This photo from the City of Toronto Archives shows the Ryrie Building in the 1960s, when the “Silver Rail” was located on the corner of Yonge and Shuter Streets. The “Silver Rail” opened on 2 April in 1947, taking over the site previously occupied by Muirhead’s Grill and Cafeteria. In Muirhead’s, there was a staircase connecting the ground-floor level with the basement. It possessed a magnificent silver railing. When the the “Silver Rail” opened in 1947, it retained this railing, giving the establishment its name . The “Rail,” as the restaurant became known, was the first place in Toronto to receive a liquor license from the LCBO. The 110-foot chrome and neon bar on the first floor extended the length of the building. Oscar Peterson once gave an impromptu concert at the bar. Opposite it were semi-circular booths. The restaurant in the basement had white table cloths and formal seating. It was a favourite of the employees of Eaton’s and Simpson’s Stores at Yonge and Queen.
I recall having lunch at “the Rail” in the 1990s, and was very impressed with the food. Unfortunately, the restaurant closed in 1998. Toronto lost a valuable piece of its heritage.
The Silver Rail in the 1950s—photo from the Ontario Archives
The Ryrie Building on the evening of 4 July 2013.
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Links to other posts about the history of Toronto and its buildings:
Links to posts about Toronto’s movie houses—past and present.
Recent publication entitled “Toronto’s Theatres and the Golden Age of the Silver Screen,” by the author of this blog. The publication explores 50 of Toronto’s old theatres and contains over 80 archival photographs of the facades, marquees and interiors of the theatres. It also relates anecdotes and stories from those who experienced these grand old movie houses.
To place an order for this book:
Theatres Included in the Book
Chapter One – The Early Years—Nickelodeons and the First Theatres in Toronto
Theatorium (Red Mill) Theatre—Toronto’s First Movie Experience and First Permanent Movie Theatre, Auditorium (Avenue, PIckford), Colonial Theatre (the Bay), thePhotodome, Revue Theatre, Picture Palace (Royal George), Big Nickel (National, Rio), Madison Theatre (Midtown, Capri, Eden, Bloor Cinema, Bloor Street Hot Docs), Theatre Without a Name (Pastime, Prince Edward, Fox)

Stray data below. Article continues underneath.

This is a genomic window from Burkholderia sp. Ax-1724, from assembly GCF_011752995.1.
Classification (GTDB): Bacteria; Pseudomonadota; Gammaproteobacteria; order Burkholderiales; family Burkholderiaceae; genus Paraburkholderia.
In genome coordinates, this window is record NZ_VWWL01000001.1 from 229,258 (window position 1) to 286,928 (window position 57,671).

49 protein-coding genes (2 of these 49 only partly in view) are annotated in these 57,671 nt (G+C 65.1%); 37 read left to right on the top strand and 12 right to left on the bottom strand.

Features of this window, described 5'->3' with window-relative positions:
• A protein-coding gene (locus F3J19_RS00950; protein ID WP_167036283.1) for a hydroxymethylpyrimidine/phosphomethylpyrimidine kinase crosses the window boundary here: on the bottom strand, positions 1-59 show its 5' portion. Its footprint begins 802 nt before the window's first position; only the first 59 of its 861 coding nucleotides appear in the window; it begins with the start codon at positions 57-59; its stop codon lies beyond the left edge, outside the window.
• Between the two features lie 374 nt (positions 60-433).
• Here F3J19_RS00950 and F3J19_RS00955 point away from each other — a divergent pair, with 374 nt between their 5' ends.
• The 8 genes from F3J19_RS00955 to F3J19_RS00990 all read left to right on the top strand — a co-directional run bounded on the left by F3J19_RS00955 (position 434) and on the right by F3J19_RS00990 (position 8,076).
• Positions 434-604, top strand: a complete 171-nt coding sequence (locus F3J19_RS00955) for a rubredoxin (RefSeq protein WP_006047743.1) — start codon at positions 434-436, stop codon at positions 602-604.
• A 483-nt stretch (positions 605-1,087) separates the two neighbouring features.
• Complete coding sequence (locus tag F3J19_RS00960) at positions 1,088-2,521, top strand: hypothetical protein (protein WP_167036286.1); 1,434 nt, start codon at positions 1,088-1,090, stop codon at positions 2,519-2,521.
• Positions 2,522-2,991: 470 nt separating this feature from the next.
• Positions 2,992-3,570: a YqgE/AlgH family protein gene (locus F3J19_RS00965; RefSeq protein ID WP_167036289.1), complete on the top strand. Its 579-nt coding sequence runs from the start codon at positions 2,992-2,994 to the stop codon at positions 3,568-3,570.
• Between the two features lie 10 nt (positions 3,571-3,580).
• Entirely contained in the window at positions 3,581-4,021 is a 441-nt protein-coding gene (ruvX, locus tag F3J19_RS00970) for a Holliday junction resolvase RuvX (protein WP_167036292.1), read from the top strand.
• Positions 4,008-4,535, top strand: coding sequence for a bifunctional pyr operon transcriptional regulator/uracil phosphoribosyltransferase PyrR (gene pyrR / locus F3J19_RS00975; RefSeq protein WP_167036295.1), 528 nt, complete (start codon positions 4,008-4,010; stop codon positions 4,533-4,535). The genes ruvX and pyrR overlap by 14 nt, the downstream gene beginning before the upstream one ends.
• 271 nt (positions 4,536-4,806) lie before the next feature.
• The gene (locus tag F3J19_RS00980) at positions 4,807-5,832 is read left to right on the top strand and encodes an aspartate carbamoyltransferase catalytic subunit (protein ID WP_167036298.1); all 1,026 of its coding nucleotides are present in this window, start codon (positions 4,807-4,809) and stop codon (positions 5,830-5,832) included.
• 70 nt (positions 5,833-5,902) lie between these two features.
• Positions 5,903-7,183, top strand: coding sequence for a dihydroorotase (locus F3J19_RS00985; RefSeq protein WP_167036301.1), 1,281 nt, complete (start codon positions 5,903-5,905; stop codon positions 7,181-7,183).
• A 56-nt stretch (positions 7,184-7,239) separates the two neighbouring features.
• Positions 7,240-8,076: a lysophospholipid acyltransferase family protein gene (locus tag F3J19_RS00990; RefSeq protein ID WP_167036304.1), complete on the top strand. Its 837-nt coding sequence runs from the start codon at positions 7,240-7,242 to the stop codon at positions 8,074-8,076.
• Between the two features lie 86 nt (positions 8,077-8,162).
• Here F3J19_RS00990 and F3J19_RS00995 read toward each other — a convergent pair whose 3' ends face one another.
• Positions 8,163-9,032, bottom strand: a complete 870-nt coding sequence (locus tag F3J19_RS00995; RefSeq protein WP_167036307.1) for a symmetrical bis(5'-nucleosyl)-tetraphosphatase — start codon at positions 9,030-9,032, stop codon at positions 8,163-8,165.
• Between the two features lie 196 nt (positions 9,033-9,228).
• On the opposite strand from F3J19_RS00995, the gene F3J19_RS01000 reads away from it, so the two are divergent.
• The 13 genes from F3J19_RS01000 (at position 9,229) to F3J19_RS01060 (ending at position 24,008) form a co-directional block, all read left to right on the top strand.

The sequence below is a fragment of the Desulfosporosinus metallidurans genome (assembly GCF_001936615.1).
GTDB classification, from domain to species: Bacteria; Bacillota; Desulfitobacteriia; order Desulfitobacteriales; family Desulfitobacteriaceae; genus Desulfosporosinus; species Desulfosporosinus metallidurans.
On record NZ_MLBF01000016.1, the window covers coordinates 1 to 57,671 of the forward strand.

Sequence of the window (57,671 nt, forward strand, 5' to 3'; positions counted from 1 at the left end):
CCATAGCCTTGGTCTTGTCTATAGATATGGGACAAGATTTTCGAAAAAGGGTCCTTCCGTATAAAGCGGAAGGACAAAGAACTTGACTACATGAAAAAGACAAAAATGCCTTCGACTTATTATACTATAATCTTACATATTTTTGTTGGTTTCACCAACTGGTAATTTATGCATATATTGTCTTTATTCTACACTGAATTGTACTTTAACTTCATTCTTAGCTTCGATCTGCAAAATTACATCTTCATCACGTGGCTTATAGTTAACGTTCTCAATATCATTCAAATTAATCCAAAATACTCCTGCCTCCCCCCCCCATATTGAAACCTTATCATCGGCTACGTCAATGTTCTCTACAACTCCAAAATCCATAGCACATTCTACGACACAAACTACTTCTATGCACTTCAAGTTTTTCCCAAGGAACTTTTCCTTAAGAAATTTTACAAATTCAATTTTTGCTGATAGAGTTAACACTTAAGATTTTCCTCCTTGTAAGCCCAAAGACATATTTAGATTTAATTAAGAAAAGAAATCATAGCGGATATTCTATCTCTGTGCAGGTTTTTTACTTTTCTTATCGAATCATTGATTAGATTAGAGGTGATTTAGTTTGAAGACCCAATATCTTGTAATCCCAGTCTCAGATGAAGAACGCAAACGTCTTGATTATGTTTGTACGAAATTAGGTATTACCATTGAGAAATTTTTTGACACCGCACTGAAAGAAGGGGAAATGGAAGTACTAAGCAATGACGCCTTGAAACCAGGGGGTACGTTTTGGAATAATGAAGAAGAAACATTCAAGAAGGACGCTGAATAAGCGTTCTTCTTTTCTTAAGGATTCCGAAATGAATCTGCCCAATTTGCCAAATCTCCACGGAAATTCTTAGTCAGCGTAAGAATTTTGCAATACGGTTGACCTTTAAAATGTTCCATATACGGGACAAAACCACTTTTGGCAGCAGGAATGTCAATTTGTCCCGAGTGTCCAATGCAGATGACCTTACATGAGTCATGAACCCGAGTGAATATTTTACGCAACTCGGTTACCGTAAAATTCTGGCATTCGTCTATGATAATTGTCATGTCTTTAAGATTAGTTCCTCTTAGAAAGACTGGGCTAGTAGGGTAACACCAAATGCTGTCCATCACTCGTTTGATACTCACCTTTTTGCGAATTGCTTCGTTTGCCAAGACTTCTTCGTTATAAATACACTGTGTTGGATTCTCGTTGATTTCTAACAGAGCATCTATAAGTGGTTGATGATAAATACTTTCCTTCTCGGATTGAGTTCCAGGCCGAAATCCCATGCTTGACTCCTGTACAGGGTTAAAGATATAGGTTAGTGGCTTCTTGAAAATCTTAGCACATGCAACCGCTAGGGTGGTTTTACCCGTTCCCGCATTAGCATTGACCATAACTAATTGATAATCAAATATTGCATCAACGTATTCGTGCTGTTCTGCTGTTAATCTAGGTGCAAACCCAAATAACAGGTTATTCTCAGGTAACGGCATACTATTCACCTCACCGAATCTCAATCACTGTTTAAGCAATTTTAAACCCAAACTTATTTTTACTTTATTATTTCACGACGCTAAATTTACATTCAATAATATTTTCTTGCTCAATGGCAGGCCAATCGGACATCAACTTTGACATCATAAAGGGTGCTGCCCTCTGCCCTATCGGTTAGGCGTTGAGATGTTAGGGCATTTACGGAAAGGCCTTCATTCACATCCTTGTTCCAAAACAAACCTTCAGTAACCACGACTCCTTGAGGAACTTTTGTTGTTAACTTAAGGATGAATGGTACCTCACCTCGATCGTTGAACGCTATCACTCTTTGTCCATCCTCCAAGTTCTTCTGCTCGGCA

Chapter Two – The Great Movie Palaces – The End of the Nickelodeons
Loew’s Yonge Street (Elgin/Winter Garden), Shea’s Hippodrome, The Allen (Tivoli), Pantages (Imperial, Imperial Six, Ed Mirvish), Loew’s Uptown
Chapter Three – Smaller Theatres in the pre-1920s and 1920s
Oakwood, Broadway, Carlton on Parliament Street, Victory on Yonge Street (Embassy, Astor, Showcase, Federal, New Yorker, Panasonic), Allan’s Danforth (Century, Titania, Music Hall), Parkdale, Alhambra (Baronet, Eve), St. Clair, Standard (Strand, Victory, Golden Harvest), Palace, Bedford (Park), Hudson (Mount Pleasant), Belsize (Crest, Regent), Runnymede
Chapter Four – Theatres During the 1930s, the Great Depression
Grant ,Hollywood, Oriole (Cinema, International Cinema), Eglinton, Casino, Radio City, Paramount, Scarboro, Paradise (Eve’s Paradise), State (Bloordale), Colony, Bellevue (Lux, Elektra, Lido), Kingsway, Pylon (Royal, Golden Princess), Metro
Chapter Five – Theatres in the 1940s – The Second World War and the Post-War Years
University, Odeon Fairlawn, Vaughan, Odeon Danforth, Glendale, Odeon Hyland, Nortown, Willow, Downtown, Odeon Carlton, Donlands, Biltmore, Odeon Humber, Town Cinema
Chapter Six – The 1950s Theatres
Savoy (Coronet), Westwood
Chapter Seven – Cineplex and Multi-screen Complexes
Cineplex Eaton Centre, Cineplex Odeon Varsity, Scotiabank Cineplex, Dundas Square Cineplex, The Bell Lightbox (TIFF)